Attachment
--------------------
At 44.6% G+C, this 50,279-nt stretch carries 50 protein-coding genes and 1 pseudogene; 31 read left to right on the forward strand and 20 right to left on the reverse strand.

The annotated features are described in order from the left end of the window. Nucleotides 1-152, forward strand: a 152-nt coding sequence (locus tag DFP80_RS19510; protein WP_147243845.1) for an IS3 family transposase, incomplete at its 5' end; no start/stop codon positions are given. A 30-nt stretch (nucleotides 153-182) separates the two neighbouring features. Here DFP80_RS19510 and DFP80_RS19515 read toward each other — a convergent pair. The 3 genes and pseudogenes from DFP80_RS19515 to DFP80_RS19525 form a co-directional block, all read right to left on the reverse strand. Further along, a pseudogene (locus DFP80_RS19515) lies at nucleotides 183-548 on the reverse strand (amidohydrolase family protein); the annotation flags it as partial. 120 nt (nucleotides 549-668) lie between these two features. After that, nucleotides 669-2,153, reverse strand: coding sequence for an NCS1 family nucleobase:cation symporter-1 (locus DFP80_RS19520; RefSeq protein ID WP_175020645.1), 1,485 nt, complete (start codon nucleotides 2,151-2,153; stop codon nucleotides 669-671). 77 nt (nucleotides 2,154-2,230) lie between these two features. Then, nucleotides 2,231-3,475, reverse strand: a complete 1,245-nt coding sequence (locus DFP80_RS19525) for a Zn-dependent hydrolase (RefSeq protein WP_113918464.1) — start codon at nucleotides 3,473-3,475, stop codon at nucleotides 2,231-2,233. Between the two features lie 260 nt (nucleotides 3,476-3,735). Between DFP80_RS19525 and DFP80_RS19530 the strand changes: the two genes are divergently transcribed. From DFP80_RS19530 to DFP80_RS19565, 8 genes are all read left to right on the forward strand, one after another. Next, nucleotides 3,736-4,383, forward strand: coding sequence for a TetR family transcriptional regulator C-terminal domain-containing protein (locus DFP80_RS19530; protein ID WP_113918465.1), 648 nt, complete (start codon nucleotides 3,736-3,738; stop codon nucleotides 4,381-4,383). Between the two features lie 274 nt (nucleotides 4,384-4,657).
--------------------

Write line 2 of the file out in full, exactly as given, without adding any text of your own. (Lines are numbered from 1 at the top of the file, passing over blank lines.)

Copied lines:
The annotated features are described in order from the left end of the window. Nucleotides 1-152, forward strand: a 152-nt coding sequence (locus tag DFP80_RS19510; protein WP_147243845.1) for an IS3 family transposase, incomplete at its 5' end; no start/stop codon positions are given. A 30-nt stretch (nucleotides 153-182) separates the two neighbouring features. Here DFP80_RS19510 and DFP80_RS19515 read toward each other — a convergent pair. The 3 genes and pseudogenes from DFP80_RS19515 to DFP80_RS19525 form a co-directional block, all read right to left on the reverse strand. Further along, a pseudogene (locus DFP80_RS19515) lies at nucleotides 183-548 on the reverse strand (amidohydrolase family protein); the annotation flags it as partial. 120 nt (nucleotides 549-668) lie between these two features. After that, nucleotides 669-2,153, reverse strand: coding sequence for an NCS1 family nucleobase:cation symporter-1 (locus DFP80_RS19520; RefSeq protein ID WP_175020645.1), 1,485 nt, complete (start codon nucleotides 2,151-2,153; stop codon nucleotides 669-671). 77 nt (nucleotides 2,154-2,230) lie between these two features. Then, nucleotides 2,231-3,475, reverse strand: a complete 1,245-nt coding sequence (locus DFP80_RS19525) for a Zn-dependent hydrolase (RefSeq protein WP_113918464.1) — start codon at nucleotides 3,473-3,475, stop codon at nucleotides 2,231-2,233. Between the two features lie 260 nt (nucleotides 3,476-3,735). Between DFP80_RS19525 and DFP80_RS19530 the strand changes: the two genes are divergently transcribed. From DFP80_RS19530 to DFP80_RS19565, 8 genes are all read left to right on the forward strand, one after another. Next, nucleotides 3,736-4,383, forward strand: coding sequence for a TetR family transcriptional regulator C-terminal domain-containing protein (locus DFP80_RS19530; protein ID WP_113918465.1), 648 nt, complete (start codon nucleotides 3,736-3,738; stop codon nucleotides 4,381-4,383). Between the two features lie 274 nt (nucleotides 4,384-4,657).